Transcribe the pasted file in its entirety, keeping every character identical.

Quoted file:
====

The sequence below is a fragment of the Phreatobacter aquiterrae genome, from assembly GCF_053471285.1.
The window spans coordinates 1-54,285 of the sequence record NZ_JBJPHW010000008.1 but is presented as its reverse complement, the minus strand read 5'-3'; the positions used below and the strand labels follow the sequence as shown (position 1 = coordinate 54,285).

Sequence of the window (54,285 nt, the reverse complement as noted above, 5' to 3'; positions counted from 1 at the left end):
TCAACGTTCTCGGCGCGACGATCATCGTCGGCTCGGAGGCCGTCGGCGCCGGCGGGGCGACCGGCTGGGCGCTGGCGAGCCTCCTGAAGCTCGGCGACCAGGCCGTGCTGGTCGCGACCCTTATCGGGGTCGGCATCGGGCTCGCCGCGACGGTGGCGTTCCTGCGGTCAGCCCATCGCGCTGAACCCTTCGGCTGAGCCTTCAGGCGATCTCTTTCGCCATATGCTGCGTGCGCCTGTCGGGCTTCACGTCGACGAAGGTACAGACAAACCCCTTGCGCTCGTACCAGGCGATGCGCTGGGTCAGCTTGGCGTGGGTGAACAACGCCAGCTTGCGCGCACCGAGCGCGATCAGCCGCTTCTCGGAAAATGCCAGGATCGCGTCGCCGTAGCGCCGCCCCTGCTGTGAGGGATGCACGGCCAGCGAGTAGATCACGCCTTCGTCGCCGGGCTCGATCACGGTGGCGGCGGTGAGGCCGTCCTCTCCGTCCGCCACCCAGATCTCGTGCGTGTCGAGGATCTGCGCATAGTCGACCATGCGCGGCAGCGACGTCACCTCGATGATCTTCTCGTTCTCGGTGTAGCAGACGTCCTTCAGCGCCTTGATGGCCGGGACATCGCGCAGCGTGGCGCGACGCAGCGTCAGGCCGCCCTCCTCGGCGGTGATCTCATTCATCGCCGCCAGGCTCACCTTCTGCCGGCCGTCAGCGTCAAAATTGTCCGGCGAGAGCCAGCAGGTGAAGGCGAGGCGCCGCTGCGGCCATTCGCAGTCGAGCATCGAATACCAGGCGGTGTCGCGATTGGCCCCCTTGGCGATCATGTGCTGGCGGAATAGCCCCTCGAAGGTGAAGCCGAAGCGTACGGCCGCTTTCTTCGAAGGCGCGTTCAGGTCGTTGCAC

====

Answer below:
The sequence below is a fragment of the Phreatobacter aquiterrae genome, from assembly GCF_053471285.1.
The window spans coordinates 1-54,285 of the sequence record NZ_JBJPHW010000008.1 but is presented as its reverse complement, the minus strand read 5'-3'; the positions used below and the strand labels follow the sequence as shown (position 1 = coordinate 54,285).

Sequence of the window (54,285 nt, the reverse complement as noted above, 5' to 3'; positions counted from 1 at the left end):
TCAACGTTCTCGGCGCGACGATCATCGTCGGCTCGGAGGCCGTCGGCGCCGGCGGGGCGACCGGCTGGGCGCTGGCGAGCCTCCTGAAGCTCGGCGACCAGGCCGTGCTGGTCGCGACCCTTATCGGGGTCGGCATCGGGCTCGCCGCGACGGTGGCGTTCCTGCGGTCAGCCCATCGCGCTGAACCCTTCGGCTGAGCCTTCAGGCGATCTCTTTCGCCATATGCTGCGTGCGCCTGTCGGGCTTCACGTCGACGAAGGTACAGACAAACCCCTTGCGCTCGTACCAGGCGATGCGCTGGGTCAGCTTGGCGTGGGTGAACAACGCCAGCTTGCGCGCACCGAGCGCGATCAGCCGCTTCTCGGAAAATGCCAGGATCGCGTCGCCGTAGCGCCGCCCCTGCTGTGAGGGATGCACGGCCAGCGAGTAGATCACGCCTTCGTCGCCGGGCTCGATCACGGTGGCGGCGGTGAGGCCGTCCTCTCCGTCCGCCACCCAGATCTCGTGCGTGTCGAGGATCTGCGCATAGTCGACCATGCGCGGCAGCGACGTCACCTCGATGATCTTCTCGTTCTCGGTGTAGCAGACGTCCTTCAGCGCCTTGATGGCCGGGACATCGCGCAGCGTGGCGCGACGCAGCGTCAGGCCGCCCTCCTCGGCGGTGATCTCATTCATCGCCGCCAGGCTCACCTTCTGCCGGCCGTCAGCGTCAAAATTGTCCGGCGAGAGCCAGCAGGTGAAGGCGAGGCGCCGCTGCGGCCATTCGCAGTCGAGCATCGAATACCAGGCGGTGTCGCGATTGGCCCCCTTGGCGATCATGTGCTGGCGGAATAGCCCCTCGAAGGTGAAGCCGAAGCGTACGGCCGCTTTCTTCGAAGGCGCGTTCAGGTCGTTGCAC